I have cooked Thanksgiving dinner every year — except one.
I once was invited to my son’s home for the big event. I was told to bring nothing; everything was under control. They insisted I relax and enjoy my grandchildren and not to venture into the kitchen until dinner was announced. They wanted to cook the whole Thanksgiving dinner for me — a very strange role reversal, but one that delighted me. As I played with my grandchildren, wonderful aromas were wafting throughout the house. I knew dinner would be ready soon.
Then, suddenly, my son appeared and asked if I could come into the kitchen. They needed some help. The turkey was golden and glistening, the potatoes mashed, the salad and vegetables ready to serve. Homemade hot rolls were coming out of the oven. The pies were baked. It all looked wonderful.
My son announced there was a problem: Would I mind making the gravy? He sheepishly admitted they didn’t have a clue what to do with the drippings from the turkey. Happily, I took over the gravy-making, and soon we were enjoying a fabulous feast.
However, making gravy is a mystery to many. I am asked more questions about making gravy than any other part of Thanksgiving meal. Although I addressed this last year in my column, I still receive questions about how to make gravy.
Q. I am having Thanksgiving at my home this year and am making the turkey and gravy. Turkey is no problem, but how do you turn all that juice and drippings into a gravy? It all seems so complicated that I just purchase gravy in a jar. I want to make the real thing this year. Can you tell me how to make turkey gravy for dummies?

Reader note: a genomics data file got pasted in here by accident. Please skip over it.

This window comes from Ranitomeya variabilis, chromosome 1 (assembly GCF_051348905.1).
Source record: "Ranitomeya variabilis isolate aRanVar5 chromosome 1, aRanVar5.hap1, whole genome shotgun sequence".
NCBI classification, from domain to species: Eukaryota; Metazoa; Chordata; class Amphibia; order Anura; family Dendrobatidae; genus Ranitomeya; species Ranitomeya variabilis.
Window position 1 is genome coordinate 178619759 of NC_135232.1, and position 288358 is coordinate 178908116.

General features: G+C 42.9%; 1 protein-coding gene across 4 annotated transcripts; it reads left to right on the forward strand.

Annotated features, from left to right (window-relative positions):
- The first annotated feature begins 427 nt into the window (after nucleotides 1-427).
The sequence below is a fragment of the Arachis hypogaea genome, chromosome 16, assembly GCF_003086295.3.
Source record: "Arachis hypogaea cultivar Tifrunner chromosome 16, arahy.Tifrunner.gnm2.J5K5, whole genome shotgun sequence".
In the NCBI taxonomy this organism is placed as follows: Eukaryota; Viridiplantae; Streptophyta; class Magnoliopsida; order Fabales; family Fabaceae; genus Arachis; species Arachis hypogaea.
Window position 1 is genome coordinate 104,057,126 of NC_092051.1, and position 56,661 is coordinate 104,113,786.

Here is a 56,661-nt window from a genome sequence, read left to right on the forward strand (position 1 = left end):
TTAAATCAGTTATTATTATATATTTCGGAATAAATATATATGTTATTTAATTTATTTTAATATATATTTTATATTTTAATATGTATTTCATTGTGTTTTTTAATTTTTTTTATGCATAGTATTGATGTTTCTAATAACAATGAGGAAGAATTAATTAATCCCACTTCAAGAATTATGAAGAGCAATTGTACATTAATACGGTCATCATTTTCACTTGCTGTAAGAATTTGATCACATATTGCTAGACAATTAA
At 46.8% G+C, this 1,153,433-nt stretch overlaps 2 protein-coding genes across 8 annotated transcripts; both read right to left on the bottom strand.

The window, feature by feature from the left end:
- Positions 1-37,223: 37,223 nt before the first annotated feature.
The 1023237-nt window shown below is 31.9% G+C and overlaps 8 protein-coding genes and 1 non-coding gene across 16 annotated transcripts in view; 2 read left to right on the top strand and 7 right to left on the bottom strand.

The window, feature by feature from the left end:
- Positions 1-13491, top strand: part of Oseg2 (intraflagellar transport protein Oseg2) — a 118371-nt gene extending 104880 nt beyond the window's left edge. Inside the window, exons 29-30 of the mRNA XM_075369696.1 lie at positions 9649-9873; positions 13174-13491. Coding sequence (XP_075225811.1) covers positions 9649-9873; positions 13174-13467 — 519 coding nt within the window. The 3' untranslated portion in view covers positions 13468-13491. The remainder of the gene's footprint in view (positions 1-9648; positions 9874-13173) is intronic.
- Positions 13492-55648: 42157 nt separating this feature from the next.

A: There are two basic ways to make turkey gravy. One method starts with making a roux — using some of the fat from the drippings and adding flour to make a loose paste. Then adding turkey broth and cooking it until it thickens.
But the second method is easier and also my favorite. It uses a slurry (flour and water mixture) to thicken the pan drippings. It is a little lighter and has less fat. But the pan drippings give it a rich flavor. Here’s how I do it. Actually, making gravy is more of a process than a recipe.
How to Make Turkey Gravy:
Remove the turkey from the roasting pan to a platter, cover it loosely with foil and let it rest. Pour the pan juices into a large glass measure or bowl.
Meanwhile, add one cup water to the roasting pan and bring to a boil over medium heat. Stir with a wooden spoon or heat-resistant spatula, scraping up the crisp bits that are stuck to the pan. Add that to the pan juices in the bowl. After five minutes, the fat will rise to the top. Skim that off and discard. You don’t need those calories. Strain and measure the drippings.
For three cups gravy, you will need three cups pan drippings. Don’t worry if you don’t have that much, just add a good quality low-sodium canned chicken broth until you have three cups. Pour into a 2-quart saucepan.
To make the slurry (thickening agent), place one cup cold water in a two-cup glass measuring cup and whisk in ½ cup flour until the lumps are gone. If lumps persist, just strain it.
Place saucepan with broth over medium heat and whisk in the slurry. Bring to a boil, whisking constantly; simmer for a minute or two. If too thick, thin down with more chicken broth. For thicker gravy, let it simmer and reduce a bit or stir in a bit more slurry.
Just remember the gravy needs to come to a boil and continue to simmer for a couple of minutes for the flour to cook and to thicken the gravy.
Season with salt and pepper. If you have whisked properly, you will have no lumps. But if you need more practice at the whisking technique, don’t fret. Just strain the lumps out and serve it with the turkey. It will be delicious.